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Determining Optimal Start Time Delays For Generators
August 8, 2013 - Contact FacilitiesNet Editorial Staff »
The standby-generator start-time delay programming adjustment is driven by a number of factors.
Opinions range from 0.5 seconds to 30 seconds. One concern is that the majority of utility power bumps last less than 3 seconds. Therefore you can have quite a few unnecessary engine starts with start programming set for less than 3 seconds.
The short power bumps typically result from utility re-closers that automatically open and close quickly in an attempt to "shake loose" a problem on the lines, such as tree branches, animals, etc. Re-closers are often programmed by the utility to open and re-close quickly a couple times, resulting in power bumps of 1 second or less, then to remain open up to about 3 seconds on the third and typically final attempt. The fourth time a re-closer opens it typically stays open for many minutes or longer (awaiting manual intervention).
Another concern is that many times the utility fails, then returns, and almost immediately fails again. A generator start timer (typically located in the ATS or generator switchgear) will typically reset when power returns. For UPS backup energy storage, the recharge time is typically 10 times longer than the discharge time, so rapid short utility bumps can cumulatively draw down short-term storage (a very real concern for flywheel UPS systems). Multiple 3 to 10 second utility power failures within a short duration can leave a UPS flywheel too depleted to provide ride-through time.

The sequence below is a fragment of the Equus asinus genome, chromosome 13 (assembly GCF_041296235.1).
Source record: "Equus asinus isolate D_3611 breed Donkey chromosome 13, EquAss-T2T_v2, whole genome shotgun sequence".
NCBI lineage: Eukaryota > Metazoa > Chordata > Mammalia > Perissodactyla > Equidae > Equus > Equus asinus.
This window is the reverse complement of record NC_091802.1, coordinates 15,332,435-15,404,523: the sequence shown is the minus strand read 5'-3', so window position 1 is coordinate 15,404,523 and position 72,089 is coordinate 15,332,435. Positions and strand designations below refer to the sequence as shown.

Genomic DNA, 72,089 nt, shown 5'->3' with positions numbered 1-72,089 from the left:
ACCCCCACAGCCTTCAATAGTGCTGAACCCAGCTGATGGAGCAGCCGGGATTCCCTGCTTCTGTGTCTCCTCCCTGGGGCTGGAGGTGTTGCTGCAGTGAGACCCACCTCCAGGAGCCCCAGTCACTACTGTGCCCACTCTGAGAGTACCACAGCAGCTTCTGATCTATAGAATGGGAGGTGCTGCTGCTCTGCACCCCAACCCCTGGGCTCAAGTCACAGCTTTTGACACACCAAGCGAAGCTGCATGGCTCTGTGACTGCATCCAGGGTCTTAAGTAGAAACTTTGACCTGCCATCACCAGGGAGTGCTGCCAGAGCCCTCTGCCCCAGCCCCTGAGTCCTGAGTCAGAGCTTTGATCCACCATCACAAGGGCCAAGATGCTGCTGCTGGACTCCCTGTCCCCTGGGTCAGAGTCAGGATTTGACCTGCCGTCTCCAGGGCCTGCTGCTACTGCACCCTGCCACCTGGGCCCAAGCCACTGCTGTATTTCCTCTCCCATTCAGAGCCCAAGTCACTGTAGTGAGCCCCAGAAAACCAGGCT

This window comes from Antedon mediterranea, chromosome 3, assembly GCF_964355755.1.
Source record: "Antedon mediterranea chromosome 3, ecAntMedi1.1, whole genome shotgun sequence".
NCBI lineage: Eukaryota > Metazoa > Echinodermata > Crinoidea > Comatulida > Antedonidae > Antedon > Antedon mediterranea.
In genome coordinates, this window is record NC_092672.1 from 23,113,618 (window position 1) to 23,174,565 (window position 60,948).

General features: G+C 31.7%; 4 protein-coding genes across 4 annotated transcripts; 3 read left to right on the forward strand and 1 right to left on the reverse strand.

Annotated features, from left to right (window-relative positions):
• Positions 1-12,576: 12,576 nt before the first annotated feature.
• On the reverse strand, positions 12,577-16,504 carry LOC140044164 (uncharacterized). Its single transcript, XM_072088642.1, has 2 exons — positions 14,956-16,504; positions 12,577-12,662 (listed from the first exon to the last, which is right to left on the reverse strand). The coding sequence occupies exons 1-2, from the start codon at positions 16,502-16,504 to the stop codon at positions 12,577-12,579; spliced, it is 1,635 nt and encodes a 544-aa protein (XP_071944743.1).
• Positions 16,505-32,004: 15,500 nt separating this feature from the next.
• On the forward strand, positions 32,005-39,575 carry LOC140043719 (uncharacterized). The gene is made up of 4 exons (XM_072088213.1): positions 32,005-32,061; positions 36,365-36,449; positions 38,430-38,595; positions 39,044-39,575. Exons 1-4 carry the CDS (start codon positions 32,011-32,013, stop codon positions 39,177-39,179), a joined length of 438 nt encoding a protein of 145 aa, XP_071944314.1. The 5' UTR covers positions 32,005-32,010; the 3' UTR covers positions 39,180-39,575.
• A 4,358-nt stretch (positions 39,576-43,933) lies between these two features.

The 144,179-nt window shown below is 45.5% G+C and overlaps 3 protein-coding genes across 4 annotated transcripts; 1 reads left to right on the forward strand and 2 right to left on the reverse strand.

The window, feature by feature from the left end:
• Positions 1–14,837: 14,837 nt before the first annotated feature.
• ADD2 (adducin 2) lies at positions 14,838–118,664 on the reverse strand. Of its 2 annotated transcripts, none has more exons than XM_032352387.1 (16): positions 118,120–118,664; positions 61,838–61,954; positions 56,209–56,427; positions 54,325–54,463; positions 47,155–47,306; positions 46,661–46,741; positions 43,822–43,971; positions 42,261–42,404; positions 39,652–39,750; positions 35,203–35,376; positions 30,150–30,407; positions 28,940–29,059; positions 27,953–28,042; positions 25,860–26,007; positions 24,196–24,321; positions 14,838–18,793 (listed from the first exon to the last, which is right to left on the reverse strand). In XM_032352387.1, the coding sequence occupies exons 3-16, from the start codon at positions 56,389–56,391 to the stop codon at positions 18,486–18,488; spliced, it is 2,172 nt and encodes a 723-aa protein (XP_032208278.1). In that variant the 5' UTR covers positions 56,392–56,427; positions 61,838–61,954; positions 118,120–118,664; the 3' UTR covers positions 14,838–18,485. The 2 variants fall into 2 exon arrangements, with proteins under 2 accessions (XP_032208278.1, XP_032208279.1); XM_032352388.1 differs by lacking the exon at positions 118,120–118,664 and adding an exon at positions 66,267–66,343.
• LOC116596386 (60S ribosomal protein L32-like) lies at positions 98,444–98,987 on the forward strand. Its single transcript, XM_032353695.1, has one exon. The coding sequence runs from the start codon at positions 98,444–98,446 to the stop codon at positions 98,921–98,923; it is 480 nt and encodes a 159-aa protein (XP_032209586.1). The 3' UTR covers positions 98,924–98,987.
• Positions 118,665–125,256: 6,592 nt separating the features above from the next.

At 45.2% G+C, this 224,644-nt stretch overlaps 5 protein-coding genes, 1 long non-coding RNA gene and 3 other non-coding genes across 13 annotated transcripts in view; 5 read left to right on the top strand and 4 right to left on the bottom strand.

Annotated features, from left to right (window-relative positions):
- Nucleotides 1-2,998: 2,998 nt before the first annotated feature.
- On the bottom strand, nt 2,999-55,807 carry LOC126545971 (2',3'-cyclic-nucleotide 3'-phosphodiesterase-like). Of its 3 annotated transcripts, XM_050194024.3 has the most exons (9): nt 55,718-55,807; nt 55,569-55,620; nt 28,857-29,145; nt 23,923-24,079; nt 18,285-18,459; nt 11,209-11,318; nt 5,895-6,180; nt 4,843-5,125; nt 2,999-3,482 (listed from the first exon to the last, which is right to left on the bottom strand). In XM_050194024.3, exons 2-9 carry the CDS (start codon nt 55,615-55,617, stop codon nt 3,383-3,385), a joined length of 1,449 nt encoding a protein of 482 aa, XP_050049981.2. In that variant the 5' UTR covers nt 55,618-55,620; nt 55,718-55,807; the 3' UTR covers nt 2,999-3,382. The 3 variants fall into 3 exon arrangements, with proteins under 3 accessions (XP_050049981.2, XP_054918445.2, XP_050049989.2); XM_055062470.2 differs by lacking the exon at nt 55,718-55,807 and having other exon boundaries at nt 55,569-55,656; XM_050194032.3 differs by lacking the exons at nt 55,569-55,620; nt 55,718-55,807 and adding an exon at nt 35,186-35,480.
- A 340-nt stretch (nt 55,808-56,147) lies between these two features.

Most engineers recommend programming generator start time delay settings in the 3 to 5 second range. If utility power is down for more than several seconds it will probably be down for several minutes or hours, so you might as well start your engines. It's best not to challenge UPS batteries any longer than necessary and risk the chance of a UPS failure. The longer a data center runs with no cooling while waiting for generator power, the greater the risk of the data center overheating. However, starting the generator for every light flicker takes its toll on equipment, with impacts on reliability, maintenance, and environmental emissions.